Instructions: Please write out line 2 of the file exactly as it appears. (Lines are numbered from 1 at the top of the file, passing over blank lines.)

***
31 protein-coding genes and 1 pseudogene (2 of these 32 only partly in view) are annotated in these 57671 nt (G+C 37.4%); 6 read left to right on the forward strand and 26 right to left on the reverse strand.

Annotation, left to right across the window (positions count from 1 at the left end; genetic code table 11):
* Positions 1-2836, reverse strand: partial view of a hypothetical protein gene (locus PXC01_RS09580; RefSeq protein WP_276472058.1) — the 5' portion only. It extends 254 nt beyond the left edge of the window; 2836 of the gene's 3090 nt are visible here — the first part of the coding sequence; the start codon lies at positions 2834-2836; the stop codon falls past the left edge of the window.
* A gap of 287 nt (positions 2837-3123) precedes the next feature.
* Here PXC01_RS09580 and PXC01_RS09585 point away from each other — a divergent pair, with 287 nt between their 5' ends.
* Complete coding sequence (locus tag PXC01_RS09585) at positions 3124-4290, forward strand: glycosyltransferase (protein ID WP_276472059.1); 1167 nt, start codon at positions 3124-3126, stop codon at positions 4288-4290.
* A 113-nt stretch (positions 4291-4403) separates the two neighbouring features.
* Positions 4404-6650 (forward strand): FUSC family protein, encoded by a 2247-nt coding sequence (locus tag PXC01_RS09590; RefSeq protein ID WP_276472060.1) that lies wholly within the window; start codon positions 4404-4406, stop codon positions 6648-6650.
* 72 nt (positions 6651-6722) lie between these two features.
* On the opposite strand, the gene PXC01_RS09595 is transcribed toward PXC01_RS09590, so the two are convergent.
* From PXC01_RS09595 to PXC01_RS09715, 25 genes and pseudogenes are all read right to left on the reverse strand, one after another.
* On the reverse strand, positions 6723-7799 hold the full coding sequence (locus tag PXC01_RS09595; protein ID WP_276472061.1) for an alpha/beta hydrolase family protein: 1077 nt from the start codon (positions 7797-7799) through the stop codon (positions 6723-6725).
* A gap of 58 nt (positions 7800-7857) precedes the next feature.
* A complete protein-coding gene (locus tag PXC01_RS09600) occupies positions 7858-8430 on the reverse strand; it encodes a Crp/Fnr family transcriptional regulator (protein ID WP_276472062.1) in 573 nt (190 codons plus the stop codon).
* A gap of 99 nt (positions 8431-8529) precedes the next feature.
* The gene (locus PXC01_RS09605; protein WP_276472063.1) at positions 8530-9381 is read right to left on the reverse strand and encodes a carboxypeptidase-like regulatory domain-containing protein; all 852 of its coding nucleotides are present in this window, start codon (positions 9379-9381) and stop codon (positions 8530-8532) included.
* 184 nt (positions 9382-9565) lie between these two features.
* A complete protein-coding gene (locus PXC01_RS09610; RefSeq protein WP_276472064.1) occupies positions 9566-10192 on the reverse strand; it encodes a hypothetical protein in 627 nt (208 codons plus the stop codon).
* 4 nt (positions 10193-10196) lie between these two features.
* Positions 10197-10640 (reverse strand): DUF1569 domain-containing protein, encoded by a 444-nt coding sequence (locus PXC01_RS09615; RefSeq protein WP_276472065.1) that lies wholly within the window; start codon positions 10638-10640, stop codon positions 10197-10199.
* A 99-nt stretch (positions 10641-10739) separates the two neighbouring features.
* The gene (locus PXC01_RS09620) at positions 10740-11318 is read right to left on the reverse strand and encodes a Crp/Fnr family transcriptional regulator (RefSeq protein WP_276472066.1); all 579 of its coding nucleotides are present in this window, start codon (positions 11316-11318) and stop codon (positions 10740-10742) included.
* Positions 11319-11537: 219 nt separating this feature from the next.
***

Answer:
Annotation, left to right across the window (positions count from 1 at the left end; genetic code table 11):